Aeromonas hydrophila


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Aer·o·mo·nas hy·dro·ph'i·la

a bacterial species that causes cellulitis, wound infections, acute diarrhea (waterborne and shellfish associated), septicemia, and urinary tract infections in humans. Also causes red leg disease in frogs. The type species of Aeromonas.

Aeromonas hydrophila

A type of species of the genus Aeromonas, which is an opportunistic pathogen that affects children and immunocompromised hosts.
Epidemiology A hydrophila’s natural habitat is water and soil.
Clinical findings Acute diarrhoea, cellulitis, sepsis in immunocompromised hosts.
Pathogenesis Diarrhoea is caused by a cytotoxic enterotoxin.
Management Chloramphenicol, trimethoprim-sulfamethoxazole, newer quinolones, third-generation cephalosporins.
References in periodicals archive ?
Furthermore, it has been shown that Aeromonas hydrophila and Citrobacter freundii, were the cause of fish injuries and mortality of naturally infected silver catfish, and Raoultella ornithinolytica was the cause of human intoxication by histamine due to the consumption of contaminated fish (KANKI et al., 2002; BANDEIRA JUNIOR et al., 2017).
Nya and Austin (2009) used different diets with garlic supplementation against Aeromonas hydrophila in rainbow trout (Oncorhyncus mykiss) and found significant results in FCR and weight gain in experimental fish.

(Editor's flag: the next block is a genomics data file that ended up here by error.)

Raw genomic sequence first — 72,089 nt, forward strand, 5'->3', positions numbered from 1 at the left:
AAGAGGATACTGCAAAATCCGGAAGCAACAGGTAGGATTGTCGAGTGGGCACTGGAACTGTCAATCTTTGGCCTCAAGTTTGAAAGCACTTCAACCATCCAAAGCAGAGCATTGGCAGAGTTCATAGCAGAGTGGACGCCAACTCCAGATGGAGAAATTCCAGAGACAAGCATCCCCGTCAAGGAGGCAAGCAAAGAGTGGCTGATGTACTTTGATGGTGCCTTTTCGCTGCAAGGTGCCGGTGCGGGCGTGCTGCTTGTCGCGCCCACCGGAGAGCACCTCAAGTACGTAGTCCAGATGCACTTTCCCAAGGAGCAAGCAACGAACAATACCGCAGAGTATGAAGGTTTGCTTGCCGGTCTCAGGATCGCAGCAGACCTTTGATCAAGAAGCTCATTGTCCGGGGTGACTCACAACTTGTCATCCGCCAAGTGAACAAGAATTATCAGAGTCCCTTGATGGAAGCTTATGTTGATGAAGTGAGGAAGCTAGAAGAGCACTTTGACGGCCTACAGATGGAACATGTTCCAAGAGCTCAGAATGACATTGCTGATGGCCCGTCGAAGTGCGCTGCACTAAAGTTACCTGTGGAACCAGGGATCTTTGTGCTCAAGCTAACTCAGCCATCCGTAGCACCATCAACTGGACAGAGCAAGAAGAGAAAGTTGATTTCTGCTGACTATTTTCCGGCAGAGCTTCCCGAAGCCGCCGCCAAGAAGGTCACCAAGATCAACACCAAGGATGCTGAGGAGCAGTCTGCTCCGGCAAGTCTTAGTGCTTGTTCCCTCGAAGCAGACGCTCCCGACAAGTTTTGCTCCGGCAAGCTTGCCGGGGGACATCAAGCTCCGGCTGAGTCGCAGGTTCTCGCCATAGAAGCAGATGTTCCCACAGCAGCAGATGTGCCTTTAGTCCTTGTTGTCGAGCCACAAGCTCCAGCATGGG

These explanations are compatible with the results of cytotoxic effect on RD and L20B caused by supernatant of Aeromonas hydrophila (Al-Rubai et al., 2011).
Isolation of Aeromonas hydrophila from infected ornamental fish hatchery during massive disease outbreak.
oleifera extract against Aeromonas hydrophila infections and transportation-induced stress in O.
Dr Macdonald believes aeromonas hydrophila could also be the cause of the disease dubbed "dogs' black death".
A new type of Aeromonas hydrophila bacterium, first reported in 2009, has been devastating the catfish industry to the tune of $10 million per year in fish losses and treatment costs.
Follansbee et al., "Postprandial Aeromonas hydrophila cultures and antibiotic levels of enteric aspirates from medicinal leeches applied to patients receiving antibiotics," Annals of Plastic Surgery, vol.